The News of the World investigator at the heart of Britain's phone hacking scandal has been ordered by a court to reveal who instructed him to illegally access voicemails, lawyers said.
Glenn Mulcaire, who was jailed for six months in 2007 for intercepting messages on royal aides' phones, has until August 31 to provide the information, which could be damning for executives at the Rupert Murdoch-owned tabloid.
Media law firm Schillings won the disclosure order in February at the request of actor Steve Coogan, whose phone was among those hacked, but Mulcaire had sought to appeal. However, the Court of Appeal has now refused him permission, the lawyers said.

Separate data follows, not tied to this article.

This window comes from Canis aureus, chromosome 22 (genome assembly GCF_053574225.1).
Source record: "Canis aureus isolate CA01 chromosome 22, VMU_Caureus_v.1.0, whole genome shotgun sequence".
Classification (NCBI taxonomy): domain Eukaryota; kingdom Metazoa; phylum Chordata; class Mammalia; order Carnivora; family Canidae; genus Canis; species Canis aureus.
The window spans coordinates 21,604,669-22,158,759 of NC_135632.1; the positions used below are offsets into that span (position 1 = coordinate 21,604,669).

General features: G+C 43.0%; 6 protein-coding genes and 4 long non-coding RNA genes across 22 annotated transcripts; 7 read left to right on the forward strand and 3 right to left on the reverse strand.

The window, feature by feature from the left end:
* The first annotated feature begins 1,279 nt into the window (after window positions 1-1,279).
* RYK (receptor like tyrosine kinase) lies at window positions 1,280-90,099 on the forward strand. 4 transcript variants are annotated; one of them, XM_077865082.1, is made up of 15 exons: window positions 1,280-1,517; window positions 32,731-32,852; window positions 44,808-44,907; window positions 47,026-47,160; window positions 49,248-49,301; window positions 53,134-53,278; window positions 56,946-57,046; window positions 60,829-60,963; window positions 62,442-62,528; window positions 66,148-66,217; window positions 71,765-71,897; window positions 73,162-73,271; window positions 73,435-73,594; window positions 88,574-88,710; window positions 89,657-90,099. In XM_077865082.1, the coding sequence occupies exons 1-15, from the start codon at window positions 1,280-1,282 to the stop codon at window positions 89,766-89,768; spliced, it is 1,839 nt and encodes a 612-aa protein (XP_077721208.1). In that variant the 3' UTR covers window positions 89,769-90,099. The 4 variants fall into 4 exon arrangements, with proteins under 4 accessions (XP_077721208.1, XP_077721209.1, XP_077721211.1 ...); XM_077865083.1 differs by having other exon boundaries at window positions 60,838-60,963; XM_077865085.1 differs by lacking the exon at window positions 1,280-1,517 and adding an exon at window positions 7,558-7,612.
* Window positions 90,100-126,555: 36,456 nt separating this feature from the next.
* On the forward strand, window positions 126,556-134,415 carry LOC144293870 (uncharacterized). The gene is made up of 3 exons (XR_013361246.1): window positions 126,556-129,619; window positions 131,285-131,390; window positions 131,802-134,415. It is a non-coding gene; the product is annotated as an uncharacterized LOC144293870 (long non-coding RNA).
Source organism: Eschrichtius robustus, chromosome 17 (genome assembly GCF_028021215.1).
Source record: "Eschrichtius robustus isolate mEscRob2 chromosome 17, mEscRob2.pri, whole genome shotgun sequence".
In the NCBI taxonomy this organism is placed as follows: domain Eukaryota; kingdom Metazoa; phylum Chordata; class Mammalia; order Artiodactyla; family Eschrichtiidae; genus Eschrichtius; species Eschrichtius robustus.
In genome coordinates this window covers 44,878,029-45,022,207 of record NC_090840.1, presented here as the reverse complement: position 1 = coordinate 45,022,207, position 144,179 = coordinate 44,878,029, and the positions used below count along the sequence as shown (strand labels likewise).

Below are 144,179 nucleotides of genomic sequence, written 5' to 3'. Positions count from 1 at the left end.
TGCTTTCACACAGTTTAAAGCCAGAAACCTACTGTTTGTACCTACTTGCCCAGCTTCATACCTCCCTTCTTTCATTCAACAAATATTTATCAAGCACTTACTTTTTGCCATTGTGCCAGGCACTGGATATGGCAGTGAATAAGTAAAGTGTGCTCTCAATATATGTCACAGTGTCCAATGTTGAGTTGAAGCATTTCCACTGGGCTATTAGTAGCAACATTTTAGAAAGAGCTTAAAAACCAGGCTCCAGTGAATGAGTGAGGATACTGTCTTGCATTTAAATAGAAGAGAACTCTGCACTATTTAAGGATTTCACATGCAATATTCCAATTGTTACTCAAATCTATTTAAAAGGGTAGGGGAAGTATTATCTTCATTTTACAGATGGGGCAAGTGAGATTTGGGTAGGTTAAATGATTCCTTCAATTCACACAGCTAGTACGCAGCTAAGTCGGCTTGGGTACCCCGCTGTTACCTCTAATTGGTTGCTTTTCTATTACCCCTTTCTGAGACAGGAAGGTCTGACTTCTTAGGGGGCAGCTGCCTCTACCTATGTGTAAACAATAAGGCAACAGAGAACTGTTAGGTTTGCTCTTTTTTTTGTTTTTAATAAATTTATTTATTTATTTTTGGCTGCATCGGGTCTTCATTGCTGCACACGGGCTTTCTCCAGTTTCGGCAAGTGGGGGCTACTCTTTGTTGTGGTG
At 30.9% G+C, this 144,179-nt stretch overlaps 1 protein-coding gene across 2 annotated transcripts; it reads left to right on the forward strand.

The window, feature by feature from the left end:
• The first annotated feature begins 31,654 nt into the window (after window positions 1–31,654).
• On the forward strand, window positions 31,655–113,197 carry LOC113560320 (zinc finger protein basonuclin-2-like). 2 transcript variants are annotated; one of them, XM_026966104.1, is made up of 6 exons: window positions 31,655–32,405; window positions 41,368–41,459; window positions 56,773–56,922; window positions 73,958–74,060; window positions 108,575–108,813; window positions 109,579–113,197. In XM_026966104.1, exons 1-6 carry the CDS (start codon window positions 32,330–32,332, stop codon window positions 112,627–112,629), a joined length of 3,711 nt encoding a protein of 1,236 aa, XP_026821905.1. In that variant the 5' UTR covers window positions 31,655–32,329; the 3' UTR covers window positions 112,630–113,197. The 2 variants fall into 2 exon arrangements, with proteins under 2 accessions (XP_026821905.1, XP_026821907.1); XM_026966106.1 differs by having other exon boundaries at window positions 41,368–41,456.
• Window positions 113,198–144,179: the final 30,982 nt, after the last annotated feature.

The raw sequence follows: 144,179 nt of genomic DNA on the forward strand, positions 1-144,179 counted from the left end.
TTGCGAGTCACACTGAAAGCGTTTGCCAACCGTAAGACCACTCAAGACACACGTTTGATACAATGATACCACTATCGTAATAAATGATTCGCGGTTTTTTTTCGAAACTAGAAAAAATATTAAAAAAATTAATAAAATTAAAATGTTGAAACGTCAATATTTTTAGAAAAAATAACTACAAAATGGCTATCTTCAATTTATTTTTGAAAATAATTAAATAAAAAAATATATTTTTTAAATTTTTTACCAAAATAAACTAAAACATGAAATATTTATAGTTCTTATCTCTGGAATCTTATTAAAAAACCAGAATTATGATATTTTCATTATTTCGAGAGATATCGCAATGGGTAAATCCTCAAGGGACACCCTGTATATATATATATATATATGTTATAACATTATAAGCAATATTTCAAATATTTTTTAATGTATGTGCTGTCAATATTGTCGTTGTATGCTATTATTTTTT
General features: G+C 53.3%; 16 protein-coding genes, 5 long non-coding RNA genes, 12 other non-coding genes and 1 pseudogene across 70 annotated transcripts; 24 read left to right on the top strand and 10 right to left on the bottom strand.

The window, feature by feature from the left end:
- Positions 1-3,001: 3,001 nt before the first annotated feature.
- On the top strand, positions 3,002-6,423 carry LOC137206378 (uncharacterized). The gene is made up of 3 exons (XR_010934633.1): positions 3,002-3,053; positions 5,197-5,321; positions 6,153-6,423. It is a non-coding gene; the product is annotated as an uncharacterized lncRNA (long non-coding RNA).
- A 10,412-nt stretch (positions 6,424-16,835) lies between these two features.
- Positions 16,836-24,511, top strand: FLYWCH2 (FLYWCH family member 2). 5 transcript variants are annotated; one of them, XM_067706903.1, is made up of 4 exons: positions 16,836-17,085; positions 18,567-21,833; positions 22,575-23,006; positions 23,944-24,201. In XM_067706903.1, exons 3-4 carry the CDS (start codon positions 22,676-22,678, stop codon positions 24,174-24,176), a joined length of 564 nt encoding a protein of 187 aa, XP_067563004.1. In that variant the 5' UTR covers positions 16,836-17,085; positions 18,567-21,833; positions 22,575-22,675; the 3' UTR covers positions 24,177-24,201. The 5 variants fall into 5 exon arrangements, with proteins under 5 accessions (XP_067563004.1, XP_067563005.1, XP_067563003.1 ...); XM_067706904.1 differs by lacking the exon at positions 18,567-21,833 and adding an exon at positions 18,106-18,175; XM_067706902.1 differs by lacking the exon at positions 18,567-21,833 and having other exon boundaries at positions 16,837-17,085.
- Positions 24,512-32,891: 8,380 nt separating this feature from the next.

Mulcaire must disclose who instructed him to hack the phones of numerous personalities, including model Elle McPherson, celebrity PR guru Max Clifford, football agent Sky Andrew, Liberal Democrat deputy leader Simon Hughes, Gordon Taylor, former head of the Professional Footballers' Assocation, and PFA legal advisor Jo Armstrong.
Schillings lawyer John Kelly said it was a "very significant development, as Mulcaire will now have to identify exactly who at the News of the World asked him to access the mobile phones of the named individuals and who he provided the information to at the News of the World".
After Mulcaire and the News of the World's royal editor Clive Goodman were jailed in 2007, the newspaper's parent company, News International, insisted that the practice of hacking was confined to the two men.
But mounting evidence to the contrary prompted the police to reopen their investigations into hacking in January.